Experiment 1: The indefiniteness of the boiling point
This video clip shows pure distilled water being boiled in an ordinary glass beaker over a Bunsen burner flame, with the temperature being monitored by an ordinary mercury thermometer and a digital thermometer, whose metallic probe is visible next to the bulb of the mercury thermometer (read more about the thermometers). Observe carefully the number, size, shape, and frequency of bubbles, and how they change as the heating progresses. (Note tiny bubbles coming out from very early on, which are most likely dissolved air being released, since the solubility of air in water decreases with temperature. Vapour bubbles also start forming from quite low temperatures, but for some time, these bubbles do not make it through to the surface of the water.) In this experiment it seems that something that looks vaguely like boiling begins around 97°C (not so far from where that point is marked on the Adams thermometer), and there is quite active boiling from around 98°C. After full boiling begins the temperature stabilizes around 100°C, then creep up slowly, eventually reaching nearly 101°C. By that point, the vapour bubbles arise from only a few spots on the bottom of the beaker.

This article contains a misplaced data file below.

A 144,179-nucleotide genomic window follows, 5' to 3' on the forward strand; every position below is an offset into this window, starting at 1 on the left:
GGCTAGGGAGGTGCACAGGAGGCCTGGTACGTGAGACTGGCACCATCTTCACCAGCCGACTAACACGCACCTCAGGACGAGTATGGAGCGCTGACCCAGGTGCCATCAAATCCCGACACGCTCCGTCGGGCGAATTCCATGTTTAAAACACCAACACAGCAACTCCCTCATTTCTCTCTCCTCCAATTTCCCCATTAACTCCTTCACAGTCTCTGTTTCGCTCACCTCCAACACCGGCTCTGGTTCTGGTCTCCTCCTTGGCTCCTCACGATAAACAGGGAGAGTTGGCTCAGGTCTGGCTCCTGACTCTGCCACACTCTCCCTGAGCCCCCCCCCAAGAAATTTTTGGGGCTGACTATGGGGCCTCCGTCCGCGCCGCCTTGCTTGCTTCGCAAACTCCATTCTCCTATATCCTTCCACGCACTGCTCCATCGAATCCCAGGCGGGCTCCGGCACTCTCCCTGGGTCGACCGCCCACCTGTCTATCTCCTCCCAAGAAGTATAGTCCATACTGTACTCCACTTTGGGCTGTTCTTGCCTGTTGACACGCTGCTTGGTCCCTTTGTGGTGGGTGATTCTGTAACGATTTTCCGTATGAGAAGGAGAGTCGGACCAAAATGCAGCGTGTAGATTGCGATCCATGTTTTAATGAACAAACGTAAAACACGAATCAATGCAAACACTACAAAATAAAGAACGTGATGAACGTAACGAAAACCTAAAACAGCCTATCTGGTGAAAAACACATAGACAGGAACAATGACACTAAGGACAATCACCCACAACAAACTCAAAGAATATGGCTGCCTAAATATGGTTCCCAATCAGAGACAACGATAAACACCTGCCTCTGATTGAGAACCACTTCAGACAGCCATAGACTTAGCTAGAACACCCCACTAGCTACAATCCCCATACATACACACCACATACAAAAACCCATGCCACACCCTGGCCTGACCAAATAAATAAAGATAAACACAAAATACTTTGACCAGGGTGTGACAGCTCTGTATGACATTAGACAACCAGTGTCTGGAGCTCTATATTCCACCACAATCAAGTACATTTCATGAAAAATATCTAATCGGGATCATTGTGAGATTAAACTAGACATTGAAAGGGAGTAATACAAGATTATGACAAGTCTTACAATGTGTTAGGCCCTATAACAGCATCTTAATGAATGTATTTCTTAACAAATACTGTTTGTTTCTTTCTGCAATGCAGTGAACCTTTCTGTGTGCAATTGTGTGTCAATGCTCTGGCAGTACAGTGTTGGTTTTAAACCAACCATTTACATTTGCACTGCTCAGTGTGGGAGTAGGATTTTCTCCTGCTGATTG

Watch a video clip showing this experiment (2 mins.) (NOTE: At the end of this clip, the video-streaming will continue on to other experiments. You can simply press the "stop" button and close the video window, to return to the text. Most of the description above is repeated in the voice-over accompanying the video.)
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